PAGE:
In those early years of living at Escambia, it was my custom to go north when the hot weather came. During the time we spent away traveling, we closed down the mill. This year I told my bookkeeper when I left, to buy logs as long as he had any money in the bank, then stop buying. When I returned in the fall, I found he had paid out what money I had, and also had over drawn my account at the bank about $10,000; but I had a fine stock of logs on hand. I found that the market was much better than when I had left in the spring, I formed a shipping partnership with a Mr. Hooten, of Pensacola, who had had a long experience in shipping lumber for himself or in the employment of others. This partner had sold several cargoes to be shipped abroad, and had contracted for the lumber to be furnished by other mill owners. The price advanced on lumber from $1 to $2 per thousand feet, The mill owners had neglected to buy logs and could not get them at the old price, when the vessels arrived for their cargoes, they told my partner that I had bought all the logs in the market, knowing what was going to happen, and that I had the logs and could saw the lumber myself, while they could not furnish it. I had thought this state of affairs would come about and had gone to work preparing the lumber, and had it on hand. I did not let my partner know this fact, but kept him in "hot water" by asking him what he was going to do. He finally acknowledged his helplessness, that he could not buy the lumber anywhere. I said: "You represent your company; I represent Skinner, Hubbard & Co. I will sell you the lumber at $2 per thousand advance on the price you were to pay the other parties for it." He replied: "I accept your offer." I loaded the vessels all in good time. Then I said to him: "Mr. Hooten, you send those parties a bill for the difference in price between the contract price for the lumber and that which you had to pay for it; if they refuse to pay the difference, sue them." They did refuse; we sued them, got judgment and they paid the judgment.

When I came to Escambia we had no postoffice there. I arranged with the postmaster at Pensacola to give my mail to the mail carrier who carried the mail between Pensacola and Milton and I would send a messenger to Pritchard Field and get my mail as the carrier passed that point. C. L. Le Baron had a private telegraph line from Pensacola to Milton and I put a private line from Escambia to Ferry Pass. I hired several boy operators, but had much trouble with them and more with those employed by Le Baron. After continuing it for about a year I came to the conclusion that the line was more of a vexation than a convenience, and I gave it up. In 1878 my partner, having been accustomed to city life, with nothing to attend to, went home to his uncle and refused to come back.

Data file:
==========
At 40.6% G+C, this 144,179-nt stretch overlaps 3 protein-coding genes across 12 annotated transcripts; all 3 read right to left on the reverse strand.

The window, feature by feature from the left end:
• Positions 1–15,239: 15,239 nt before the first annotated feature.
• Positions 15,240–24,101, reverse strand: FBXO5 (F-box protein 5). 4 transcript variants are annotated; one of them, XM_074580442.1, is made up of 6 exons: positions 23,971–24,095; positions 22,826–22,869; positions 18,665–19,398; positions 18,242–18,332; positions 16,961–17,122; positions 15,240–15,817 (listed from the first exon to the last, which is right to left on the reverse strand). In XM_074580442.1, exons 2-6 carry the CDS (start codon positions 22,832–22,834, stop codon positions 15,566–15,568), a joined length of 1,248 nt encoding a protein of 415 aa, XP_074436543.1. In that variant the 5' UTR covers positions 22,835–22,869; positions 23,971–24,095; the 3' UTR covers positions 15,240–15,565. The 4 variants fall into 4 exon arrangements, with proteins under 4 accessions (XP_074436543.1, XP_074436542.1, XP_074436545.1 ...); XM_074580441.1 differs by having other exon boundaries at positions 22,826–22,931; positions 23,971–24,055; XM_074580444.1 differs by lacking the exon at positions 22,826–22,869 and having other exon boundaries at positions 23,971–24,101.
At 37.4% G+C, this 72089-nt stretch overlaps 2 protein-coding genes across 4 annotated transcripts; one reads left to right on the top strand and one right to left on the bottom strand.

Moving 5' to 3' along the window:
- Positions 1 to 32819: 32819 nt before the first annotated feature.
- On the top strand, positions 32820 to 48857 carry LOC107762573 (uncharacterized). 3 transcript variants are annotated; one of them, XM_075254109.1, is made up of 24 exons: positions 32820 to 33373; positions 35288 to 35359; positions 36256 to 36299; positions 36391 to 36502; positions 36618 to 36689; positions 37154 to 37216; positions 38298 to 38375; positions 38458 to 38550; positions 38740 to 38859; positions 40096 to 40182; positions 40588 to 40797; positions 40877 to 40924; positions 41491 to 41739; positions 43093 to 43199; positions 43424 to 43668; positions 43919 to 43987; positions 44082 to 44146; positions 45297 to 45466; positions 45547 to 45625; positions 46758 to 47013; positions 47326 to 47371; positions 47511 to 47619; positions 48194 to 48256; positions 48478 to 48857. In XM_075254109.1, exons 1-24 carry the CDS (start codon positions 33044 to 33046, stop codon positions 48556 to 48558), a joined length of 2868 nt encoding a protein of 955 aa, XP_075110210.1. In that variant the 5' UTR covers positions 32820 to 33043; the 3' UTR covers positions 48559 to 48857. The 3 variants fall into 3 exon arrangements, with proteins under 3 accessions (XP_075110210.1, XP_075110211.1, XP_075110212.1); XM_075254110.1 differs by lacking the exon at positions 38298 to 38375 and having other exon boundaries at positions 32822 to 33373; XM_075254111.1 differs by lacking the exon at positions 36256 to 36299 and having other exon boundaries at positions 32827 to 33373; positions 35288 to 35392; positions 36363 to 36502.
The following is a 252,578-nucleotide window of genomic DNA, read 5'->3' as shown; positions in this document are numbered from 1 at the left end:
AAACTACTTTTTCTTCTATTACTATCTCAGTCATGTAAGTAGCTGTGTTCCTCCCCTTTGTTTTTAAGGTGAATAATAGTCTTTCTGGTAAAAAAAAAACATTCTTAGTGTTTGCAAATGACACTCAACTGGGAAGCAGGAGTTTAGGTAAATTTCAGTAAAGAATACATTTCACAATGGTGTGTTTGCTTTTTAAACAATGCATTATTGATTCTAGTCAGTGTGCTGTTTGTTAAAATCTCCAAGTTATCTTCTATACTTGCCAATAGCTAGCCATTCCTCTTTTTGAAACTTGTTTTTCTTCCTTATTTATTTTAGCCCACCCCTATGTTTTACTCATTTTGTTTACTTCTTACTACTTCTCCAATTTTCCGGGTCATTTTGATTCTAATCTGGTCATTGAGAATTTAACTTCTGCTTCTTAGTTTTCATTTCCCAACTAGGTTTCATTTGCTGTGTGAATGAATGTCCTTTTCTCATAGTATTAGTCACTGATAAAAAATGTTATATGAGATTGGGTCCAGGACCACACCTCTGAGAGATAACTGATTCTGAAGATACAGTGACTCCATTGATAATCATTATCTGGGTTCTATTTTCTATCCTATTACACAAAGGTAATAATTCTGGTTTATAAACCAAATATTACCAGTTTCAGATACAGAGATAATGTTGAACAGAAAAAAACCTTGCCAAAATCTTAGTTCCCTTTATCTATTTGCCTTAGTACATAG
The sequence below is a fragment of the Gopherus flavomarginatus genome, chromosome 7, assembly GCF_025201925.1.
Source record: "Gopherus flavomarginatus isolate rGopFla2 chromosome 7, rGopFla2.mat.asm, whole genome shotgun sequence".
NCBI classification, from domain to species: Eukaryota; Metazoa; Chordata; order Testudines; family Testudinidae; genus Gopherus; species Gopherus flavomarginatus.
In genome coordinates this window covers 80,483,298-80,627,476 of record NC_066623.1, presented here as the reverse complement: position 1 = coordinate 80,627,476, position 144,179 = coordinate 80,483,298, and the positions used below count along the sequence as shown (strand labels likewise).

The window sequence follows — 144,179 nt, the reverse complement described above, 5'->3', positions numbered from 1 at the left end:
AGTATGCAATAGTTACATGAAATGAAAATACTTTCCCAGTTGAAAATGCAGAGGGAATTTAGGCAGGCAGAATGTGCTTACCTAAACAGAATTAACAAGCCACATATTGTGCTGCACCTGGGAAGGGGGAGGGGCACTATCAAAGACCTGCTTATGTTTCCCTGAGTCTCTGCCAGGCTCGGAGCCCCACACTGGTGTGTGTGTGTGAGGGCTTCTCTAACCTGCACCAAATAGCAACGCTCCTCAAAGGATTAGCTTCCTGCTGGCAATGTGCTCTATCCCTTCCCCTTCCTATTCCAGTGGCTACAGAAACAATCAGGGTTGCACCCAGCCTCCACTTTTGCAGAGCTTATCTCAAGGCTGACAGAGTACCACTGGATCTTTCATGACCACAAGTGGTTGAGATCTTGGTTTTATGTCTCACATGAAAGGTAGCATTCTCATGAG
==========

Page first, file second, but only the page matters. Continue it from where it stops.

I heard of the wonderful telephone (the telephone is as wonderful to me today as it was then), I received a letter from a cousin of my wife who was operating one, giving it unstinted praise. I had never seen a telephone myself; there were none in Florida so far as I knew. In 1880 I put up a line from Escambia to Pensacola, placing the Pensacola end of the wire in the office of my friend, Col. Geo. E. Wentworth. It worked very satisfactorily, and was a great curiosity, being the first telephone in that part of Florida, if not in the state.

I needed a light-draught tugboat to tow lumber and logs; one that I could run through the narrows in the sound up to Choctawhatchie Bay, as well as operate in Escambia Bay and River. I concluded to go to Oshkosh and buy a tug; one of those used at that place for towing logs and lumber. I bought a nearly new boat; one of the best, if not the best in those waters. My partner, Eben. Hubbard, went up to Oshkosh to take passage on the boat and come down with it, and he had quite an interesting trip. The tug went up the Fox River and through the canal which connected that river with the Wisconsin River, down the Wisconsin to the Mississippi, down the latter to the jetties and into the Gulf of Mexico. She then had to work her way northward among the Chandelier Islands into Mississippi Sound and through that to Mobile Bay, and from Mobile Bay to Pensacola Bay through the Gulf. This tug was built for use in fresh waters, and had no condenser, her trip through salt water caused her boiler to foam, which interfered with her steaming. When the boat reached Escambia the men were very much pleased that the trip was ended; the voyage having been made for them through unknown waters. To have made such a trip without accident and nearly on the schedule time (made previous to leaving Oshkosh) was very gratifying.